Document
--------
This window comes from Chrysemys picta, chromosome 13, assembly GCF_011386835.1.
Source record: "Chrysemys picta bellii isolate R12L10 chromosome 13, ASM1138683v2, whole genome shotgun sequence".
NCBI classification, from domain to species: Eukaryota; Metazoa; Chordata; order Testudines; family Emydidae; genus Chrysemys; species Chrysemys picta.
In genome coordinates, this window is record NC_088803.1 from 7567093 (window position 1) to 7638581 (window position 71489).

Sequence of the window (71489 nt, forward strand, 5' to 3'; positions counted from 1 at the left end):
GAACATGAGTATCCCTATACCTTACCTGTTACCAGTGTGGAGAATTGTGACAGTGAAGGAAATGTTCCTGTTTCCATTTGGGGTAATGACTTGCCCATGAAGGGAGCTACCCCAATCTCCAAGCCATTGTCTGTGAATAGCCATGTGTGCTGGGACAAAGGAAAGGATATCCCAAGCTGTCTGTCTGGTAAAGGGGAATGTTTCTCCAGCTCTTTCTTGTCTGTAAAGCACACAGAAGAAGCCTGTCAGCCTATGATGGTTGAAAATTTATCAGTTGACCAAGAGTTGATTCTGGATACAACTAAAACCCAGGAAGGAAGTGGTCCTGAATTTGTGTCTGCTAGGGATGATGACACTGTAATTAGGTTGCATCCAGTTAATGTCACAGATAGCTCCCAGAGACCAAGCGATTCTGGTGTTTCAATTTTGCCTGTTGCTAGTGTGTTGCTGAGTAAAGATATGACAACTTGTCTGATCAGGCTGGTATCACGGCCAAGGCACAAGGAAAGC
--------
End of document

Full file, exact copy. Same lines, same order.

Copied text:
This window comes from Chrysemys picta, chromosome 13, assembly GCF_011386835.1.
Source record: "Chrysemys picta bellii isolate R12L10 chromosome 13, ASM1138683v2, whole genome shotgun sequence".
NCBI classification, from domain to species: Eukaryota; Metazoa; Chordata; order Testudines; family Emydidae; genus Chrysemys; species Chrysemys picta.
In genome coordinates, this window is record NC_088803.1 from 7567093 (window position 1) to 7638581 (window position 71489).

Sequence of the window (71489 nt, forward strand, 5' to 3'; positions counted from 1 at the left end):
GAACATGAGTATCCCTATACCTTACCTGTTACCAGTGTGGAGAATTGTGACAGTGAAGGAAATGTTCCTGTTTCCATTTGGGGTAATGACTTGCCCATGAAGGGAGCTACCCCAATCTCCAAGCCATTGTCTGTGAATAGCCATGTGTGCTGGGACAAAGGAAAGGATATCCCAAGCTGTCTGTCTGGTAAAGGGGAATGTTTCTCCAGCTCTTTCTTGTCTGTAAAGCACACAGAAGAAGCCTGTCAGCCTATGATGGTTGAAAATTTATCAGTTGACCAAGAGTTGATTCTGGATACAACTAAAACCCAGGAAGGAAGTGGTCCTGAATTTGTGTCTGCTAGGGATGATGACACTGTAATTAGGTTGCATCCAGTTAATGTCACAGATAGCTCCCAGAGACCAAGCGATTCTGGTGTTTCAATTTTGCCTGTTGCTAGTGTGTTGCTGAGTAAAGATATGACAACTTGTCTGATCAGGCTGGTATCACGGCCAAGGCACAAGGAAAGC